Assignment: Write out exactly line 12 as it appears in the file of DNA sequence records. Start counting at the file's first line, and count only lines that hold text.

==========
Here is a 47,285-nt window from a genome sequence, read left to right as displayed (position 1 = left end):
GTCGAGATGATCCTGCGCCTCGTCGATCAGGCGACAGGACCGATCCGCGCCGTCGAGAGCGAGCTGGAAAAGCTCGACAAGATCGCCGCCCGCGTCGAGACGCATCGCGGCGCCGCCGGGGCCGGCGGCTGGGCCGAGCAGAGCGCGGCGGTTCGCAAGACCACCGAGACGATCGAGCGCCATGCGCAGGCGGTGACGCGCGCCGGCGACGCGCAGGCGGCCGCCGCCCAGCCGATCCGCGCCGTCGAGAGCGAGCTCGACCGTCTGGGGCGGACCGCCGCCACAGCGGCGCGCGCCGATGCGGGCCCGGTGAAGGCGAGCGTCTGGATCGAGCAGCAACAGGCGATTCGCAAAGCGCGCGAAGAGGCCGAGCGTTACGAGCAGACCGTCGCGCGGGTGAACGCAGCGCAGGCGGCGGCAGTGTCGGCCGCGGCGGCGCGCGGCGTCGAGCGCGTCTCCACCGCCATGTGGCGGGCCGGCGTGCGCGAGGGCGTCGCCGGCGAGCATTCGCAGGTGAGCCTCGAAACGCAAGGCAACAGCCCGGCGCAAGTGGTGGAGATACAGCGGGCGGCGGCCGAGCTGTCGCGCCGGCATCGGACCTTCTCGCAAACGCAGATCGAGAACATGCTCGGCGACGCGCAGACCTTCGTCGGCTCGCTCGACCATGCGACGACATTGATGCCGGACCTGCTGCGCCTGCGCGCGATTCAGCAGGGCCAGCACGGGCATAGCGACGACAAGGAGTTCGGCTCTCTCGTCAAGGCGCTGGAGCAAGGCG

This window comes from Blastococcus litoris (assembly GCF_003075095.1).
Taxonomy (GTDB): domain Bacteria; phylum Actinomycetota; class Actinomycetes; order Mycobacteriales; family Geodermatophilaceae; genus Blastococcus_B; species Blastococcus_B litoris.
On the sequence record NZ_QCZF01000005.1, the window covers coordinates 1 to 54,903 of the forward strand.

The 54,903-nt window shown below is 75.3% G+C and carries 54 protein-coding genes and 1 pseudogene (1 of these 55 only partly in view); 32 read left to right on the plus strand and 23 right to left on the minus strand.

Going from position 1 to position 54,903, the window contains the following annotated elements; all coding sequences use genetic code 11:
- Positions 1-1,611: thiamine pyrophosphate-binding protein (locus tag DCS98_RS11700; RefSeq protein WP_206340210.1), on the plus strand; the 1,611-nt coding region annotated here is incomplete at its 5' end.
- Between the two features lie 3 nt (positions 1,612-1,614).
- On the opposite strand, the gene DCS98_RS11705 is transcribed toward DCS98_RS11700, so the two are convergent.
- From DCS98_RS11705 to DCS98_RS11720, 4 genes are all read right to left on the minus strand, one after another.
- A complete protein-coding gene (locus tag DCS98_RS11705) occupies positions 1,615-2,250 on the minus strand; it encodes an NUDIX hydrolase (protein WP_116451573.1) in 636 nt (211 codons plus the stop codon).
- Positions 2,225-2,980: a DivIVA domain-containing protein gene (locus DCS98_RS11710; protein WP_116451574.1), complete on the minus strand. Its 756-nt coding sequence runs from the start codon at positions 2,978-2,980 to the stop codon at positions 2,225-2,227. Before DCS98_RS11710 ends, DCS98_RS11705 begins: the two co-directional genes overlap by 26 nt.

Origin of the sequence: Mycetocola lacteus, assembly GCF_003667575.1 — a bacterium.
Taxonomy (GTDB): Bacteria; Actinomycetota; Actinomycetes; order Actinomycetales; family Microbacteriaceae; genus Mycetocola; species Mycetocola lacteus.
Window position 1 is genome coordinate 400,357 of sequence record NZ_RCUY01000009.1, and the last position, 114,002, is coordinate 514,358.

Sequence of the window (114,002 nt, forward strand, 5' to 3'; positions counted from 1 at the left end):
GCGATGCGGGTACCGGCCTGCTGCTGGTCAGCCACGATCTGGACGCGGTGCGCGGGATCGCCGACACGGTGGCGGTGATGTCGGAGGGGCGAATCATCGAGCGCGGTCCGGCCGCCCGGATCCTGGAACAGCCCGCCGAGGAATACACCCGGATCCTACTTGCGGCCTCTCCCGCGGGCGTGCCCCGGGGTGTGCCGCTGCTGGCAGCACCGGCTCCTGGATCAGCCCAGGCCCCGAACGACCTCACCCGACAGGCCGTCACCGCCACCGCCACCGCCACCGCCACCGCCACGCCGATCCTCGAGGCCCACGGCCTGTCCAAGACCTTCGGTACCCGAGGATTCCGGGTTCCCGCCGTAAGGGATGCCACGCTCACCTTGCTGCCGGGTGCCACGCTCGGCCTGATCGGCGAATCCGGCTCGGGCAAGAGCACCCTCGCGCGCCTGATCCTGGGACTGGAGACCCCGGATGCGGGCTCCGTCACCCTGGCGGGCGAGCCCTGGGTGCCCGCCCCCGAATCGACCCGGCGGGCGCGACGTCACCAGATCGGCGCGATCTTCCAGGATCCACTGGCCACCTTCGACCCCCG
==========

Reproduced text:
- A complete protein-coding gene (locus tag DCS98_RS11705) occupies positions 1,615-2,250 on the minus strand; it encodes an NUDIX hydrolase (protein WP_116451573.1) in 636 nt (211 codons plus the stop codon).